Walk - Pentirely Superb
Walk information provided with help from Natural England. Map reproduced by permission of Ordnance Survey on behalf of HMSO. © Crown copyright and database right 2020. Ordnance Survey Licence number 100022021.
The estuary of the River Camel forms a superbly picturesque feature on the north coast of Cornwall. At its outermost extremity on the eastern side is a large scenic sandy bay, Hayle Bay, and at the head of this bay is the surfing and beach centre of Polzeath. This circular walk starts and finishes here, outside the bus stops and toilets at the entrance to the beach car park.
- From the toilets and bus stops at Polzeath walk along the road into the centre of the village. Turn left opposite the Spar shop into the car park and bear right to leave the car park along a track. Keep going ahead on the tarmac path into the holiday park and continue into the park.
- After a couple of hundred metres look out for the park’s fire point on the left; bear left here, just after the fire point, onto a public footpath and follow this as it leaves the holiday park and climbs up the side of the valley.
- The path continues along the edge of fields above the holiday park. At the end of the fields follow the path which descends to the right to arrive at a lane. Turn left here and continue to a crossroads. At the crossroads go ahead onto the lane opposite.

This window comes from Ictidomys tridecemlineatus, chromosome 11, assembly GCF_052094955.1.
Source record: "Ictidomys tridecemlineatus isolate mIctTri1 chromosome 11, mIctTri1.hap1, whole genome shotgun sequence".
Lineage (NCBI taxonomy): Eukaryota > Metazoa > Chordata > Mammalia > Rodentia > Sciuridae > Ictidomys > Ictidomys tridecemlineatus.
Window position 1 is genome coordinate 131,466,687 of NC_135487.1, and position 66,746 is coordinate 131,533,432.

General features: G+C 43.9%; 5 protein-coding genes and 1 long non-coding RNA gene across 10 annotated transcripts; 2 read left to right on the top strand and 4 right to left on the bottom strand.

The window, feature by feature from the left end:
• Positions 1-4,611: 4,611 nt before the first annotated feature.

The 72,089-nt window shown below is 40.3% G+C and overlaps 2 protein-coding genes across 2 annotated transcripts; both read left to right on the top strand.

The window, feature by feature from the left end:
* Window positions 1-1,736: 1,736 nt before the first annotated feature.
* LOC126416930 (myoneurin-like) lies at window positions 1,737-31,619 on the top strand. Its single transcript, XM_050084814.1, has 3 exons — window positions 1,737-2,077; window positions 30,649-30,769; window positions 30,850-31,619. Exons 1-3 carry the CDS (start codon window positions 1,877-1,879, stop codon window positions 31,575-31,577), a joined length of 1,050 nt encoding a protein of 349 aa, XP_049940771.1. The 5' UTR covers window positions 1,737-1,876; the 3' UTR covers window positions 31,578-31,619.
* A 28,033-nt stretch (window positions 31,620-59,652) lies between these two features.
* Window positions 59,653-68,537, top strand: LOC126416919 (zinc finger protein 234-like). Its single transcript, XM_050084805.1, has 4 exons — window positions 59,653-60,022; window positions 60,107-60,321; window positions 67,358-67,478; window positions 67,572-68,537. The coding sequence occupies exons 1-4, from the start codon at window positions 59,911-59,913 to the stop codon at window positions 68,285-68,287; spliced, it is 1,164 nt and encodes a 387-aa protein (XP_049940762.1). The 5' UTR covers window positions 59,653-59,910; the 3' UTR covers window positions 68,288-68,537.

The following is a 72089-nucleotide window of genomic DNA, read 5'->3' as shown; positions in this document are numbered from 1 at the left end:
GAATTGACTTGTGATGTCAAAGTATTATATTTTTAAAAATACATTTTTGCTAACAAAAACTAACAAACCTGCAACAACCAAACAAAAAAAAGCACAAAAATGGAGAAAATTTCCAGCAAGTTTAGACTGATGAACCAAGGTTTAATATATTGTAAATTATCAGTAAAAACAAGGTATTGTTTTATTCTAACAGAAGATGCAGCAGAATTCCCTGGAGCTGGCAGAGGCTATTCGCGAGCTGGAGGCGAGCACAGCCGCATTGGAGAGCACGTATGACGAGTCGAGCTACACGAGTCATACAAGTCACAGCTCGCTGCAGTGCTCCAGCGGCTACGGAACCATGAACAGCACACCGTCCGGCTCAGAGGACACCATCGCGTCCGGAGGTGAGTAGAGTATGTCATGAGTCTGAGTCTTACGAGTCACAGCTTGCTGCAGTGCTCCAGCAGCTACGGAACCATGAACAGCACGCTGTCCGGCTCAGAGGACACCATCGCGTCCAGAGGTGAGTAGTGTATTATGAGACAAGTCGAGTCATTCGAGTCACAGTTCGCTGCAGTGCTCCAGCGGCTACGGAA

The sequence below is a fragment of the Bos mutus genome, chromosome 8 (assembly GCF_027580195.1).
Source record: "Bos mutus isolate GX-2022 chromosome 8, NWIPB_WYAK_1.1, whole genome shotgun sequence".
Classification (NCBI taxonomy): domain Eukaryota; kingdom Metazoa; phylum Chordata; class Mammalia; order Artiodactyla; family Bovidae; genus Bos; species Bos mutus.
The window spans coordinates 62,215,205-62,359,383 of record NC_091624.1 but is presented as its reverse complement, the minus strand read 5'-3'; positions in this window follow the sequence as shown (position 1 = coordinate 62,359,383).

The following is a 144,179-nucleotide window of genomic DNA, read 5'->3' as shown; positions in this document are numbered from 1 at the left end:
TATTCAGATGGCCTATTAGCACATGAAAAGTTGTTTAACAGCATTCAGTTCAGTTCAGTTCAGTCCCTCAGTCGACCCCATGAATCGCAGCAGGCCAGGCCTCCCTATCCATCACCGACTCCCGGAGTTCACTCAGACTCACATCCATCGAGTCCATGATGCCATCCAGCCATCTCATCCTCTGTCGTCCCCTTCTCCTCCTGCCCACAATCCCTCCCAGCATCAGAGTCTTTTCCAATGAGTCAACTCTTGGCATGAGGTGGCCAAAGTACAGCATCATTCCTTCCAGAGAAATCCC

- Keep ahead past the barns and then, reaching the handsome farm buildings at the top of the hill at Pentireglaze, turn right. When this lane swings to the right at the prominent house, follow the path which continues straight ahead. At the end of the first field turn left, keeping the hedge on your right. Go through the gate at the bottom to meet the Coast Path. Turn left along the Coast Path.
The walk meets the Coast Path at Downhedge Cove, an impressive cleft in the cliffs. As the path gains height it soon gives an impressive coastal vista. In the distance to the right is the square-topped shape of Tintagel Island, while closer the prominent headland is Kellan Head. To the left the coast sweeps round to the headland of the Rumps, with the island of the Moules offshore.
- Keep ahead on the clear Coast Path.
A little way along there is evidence of old quarrying activity by the path. Stone was quarried here for local buildings and for roadstone.
- Continue on the Coast Path, crossing a stone stile.
Immediately after crossing the stile a gate on the left leads to a hummocky area. The hummocks mark the remains of an old silver and lead mine here. The mine was in use from the 16th until the 19th century.
- Follow the Coast Path as it continues, climbing behind the gorse-covered slopes of Com Head. It then approaches what is now seen to be the double headland of the Rumps.
The Rumps is a prehistoric site of considerable interest. It was an important Iron Age site, defended from attack by a series of ramparts across the neck of the headland. The ramparts are still clearly visible as a series of long low banks, probably best seen when approaching from this direction.
- When the path forks above the Rumps bear right, away from the wall and heading towards the ramparts. Walk to the entrance through the ramparts.